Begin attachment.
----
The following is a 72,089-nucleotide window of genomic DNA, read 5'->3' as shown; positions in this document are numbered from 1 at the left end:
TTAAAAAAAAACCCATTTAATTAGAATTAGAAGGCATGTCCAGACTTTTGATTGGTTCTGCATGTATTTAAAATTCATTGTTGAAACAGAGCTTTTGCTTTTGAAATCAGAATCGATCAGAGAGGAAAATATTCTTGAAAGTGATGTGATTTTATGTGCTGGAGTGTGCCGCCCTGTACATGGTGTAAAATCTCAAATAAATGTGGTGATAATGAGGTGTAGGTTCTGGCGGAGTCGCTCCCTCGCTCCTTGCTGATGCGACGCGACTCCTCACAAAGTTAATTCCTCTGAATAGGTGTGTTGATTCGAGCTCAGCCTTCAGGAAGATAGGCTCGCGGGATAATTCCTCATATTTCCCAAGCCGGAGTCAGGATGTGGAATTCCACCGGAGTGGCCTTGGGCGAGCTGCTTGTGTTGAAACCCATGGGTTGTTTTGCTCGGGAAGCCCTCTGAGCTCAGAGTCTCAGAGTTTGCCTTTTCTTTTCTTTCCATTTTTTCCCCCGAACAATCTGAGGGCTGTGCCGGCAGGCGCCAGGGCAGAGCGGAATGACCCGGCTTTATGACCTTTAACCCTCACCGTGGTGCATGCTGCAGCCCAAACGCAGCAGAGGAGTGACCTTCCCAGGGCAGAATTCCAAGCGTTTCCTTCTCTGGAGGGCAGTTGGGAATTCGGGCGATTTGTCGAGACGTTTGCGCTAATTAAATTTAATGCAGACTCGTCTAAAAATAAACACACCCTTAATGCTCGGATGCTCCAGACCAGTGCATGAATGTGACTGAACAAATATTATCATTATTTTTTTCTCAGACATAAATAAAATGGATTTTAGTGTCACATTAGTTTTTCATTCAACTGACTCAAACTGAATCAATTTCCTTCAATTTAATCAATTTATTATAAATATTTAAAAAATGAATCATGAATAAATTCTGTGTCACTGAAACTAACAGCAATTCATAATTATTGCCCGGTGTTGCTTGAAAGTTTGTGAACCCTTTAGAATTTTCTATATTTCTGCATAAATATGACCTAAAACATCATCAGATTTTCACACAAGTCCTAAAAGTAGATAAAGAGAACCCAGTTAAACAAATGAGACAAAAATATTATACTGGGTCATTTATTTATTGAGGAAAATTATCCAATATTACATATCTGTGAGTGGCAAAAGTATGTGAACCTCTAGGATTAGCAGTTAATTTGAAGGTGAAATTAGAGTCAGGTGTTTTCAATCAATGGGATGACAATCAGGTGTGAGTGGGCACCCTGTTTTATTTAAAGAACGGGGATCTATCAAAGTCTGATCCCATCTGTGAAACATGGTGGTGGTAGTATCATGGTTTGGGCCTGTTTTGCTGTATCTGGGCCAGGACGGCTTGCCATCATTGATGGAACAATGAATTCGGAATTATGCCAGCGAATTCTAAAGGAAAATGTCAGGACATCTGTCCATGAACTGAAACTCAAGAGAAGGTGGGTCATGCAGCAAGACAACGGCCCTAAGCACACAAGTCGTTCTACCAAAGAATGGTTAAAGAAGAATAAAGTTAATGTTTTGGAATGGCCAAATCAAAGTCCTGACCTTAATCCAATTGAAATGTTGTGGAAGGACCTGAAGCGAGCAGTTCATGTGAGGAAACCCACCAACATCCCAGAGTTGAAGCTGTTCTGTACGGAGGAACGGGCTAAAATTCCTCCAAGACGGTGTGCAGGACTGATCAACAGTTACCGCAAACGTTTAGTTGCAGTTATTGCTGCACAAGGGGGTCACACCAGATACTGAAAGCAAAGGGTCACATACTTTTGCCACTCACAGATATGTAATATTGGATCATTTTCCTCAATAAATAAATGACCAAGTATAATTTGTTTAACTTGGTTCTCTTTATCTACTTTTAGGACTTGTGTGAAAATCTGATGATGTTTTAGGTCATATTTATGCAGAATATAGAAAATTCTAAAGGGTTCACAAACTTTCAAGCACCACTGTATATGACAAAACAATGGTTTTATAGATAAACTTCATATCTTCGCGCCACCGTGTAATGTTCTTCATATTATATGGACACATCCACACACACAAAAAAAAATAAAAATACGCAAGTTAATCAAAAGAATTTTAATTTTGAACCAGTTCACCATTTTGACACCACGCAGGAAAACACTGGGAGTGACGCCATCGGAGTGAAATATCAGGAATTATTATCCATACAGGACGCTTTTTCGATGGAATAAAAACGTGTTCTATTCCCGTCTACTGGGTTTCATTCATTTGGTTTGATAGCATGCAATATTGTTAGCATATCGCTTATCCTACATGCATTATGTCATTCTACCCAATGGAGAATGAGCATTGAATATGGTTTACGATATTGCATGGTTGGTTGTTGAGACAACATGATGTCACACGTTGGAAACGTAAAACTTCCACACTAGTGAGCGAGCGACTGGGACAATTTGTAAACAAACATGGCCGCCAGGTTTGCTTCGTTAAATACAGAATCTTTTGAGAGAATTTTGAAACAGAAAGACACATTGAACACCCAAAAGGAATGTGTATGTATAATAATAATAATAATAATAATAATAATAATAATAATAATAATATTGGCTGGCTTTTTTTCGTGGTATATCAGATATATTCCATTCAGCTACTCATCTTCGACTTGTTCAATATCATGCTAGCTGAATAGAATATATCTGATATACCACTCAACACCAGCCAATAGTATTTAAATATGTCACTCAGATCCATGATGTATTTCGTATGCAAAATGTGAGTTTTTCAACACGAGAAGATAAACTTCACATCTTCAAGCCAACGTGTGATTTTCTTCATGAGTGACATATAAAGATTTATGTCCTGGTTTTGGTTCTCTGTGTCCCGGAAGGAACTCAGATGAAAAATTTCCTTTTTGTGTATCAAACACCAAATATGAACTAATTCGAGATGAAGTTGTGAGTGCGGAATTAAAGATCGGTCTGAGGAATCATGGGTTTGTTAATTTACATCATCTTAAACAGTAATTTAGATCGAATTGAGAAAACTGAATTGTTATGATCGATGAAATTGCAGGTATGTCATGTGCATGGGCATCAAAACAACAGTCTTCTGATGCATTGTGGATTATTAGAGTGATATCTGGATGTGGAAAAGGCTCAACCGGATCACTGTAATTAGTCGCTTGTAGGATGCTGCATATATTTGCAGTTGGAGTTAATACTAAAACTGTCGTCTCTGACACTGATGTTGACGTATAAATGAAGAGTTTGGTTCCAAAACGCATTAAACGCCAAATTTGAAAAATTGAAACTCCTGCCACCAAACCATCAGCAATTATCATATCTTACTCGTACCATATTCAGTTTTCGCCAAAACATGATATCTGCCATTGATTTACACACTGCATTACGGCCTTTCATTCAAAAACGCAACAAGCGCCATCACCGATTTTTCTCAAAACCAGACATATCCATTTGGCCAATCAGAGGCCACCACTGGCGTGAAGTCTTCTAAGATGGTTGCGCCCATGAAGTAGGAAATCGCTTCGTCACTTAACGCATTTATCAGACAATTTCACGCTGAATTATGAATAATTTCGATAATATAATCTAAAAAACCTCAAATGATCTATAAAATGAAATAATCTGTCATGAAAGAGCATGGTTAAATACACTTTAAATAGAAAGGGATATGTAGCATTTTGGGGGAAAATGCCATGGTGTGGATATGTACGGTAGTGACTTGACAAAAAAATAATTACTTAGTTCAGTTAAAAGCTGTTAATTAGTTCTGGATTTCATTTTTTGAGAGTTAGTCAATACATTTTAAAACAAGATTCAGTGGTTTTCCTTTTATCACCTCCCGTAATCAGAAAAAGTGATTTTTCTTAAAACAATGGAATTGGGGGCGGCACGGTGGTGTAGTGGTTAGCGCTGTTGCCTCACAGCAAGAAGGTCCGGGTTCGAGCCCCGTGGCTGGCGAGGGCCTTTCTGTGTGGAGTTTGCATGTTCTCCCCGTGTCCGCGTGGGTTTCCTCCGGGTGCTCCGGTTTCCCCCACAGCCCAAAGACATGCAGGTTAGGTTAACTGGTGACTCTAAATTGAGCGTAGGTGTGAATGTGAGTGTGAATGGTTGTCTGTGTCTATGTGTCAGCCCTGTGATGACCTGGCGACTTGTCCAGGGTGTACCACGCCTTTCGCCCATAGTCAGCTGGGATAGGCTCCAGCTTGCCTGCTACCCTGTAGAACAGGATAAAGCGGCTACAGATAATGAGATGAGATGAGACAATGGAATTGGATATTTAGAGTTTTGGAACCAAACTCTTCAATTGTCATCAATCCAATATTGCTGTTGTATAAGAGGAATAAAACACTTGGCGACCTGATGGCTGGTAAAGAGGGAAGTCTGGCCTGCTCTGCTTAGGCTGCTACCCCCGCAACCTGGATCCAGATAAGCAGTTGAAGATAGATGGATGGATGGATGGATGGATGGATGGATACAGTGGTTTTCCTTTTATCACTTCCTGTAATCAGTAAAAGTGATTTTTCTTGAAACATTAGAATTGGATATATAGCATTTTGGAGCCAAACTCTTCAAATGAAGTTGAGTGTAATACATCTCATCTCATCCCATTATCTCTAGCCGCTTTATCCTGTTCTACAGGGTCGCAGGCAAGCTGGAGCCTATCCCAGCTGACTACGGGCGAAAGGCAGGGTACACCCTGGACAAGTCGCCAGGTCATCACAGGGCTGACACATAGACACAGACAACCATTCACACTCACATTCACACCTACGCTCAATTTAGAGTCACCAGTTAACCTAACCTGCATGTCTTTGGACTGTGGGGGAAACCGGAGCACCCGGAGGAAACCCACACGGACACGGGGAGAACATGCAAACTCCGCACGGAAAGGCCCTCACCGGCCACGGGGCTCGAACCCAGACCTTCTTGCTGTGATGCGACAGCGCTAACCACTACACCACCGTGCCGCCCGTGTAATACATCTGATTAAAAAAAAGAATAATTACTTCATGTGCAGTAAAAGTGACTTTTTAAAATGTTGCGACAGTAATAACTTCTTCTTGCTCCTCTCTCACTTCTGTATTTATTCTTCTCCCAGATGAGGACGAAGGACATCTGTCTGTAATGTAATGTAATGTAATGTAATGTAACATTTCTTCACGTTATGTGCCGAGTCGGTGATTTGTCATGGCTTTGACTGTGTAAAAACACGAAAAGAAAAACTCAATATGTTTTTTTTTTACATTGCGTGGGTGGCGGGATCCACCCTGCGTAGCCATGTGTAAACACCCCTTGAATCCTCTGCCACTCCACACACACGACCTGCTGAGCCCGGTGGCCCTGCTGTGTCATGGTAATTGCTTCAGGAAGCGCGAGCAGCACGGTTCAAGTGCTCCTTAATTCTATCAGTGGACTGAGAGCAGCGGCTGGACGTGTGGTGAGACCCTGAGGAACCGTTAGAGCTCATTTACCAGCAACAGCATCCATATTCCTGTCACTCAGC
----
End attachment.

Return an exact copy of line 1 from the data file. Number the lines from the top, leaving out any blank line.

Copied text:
The following is a 72,089-nucleotide window of genomic DNA, read 5'->3' as shown; positions in this document are numbered from 1 at the left end: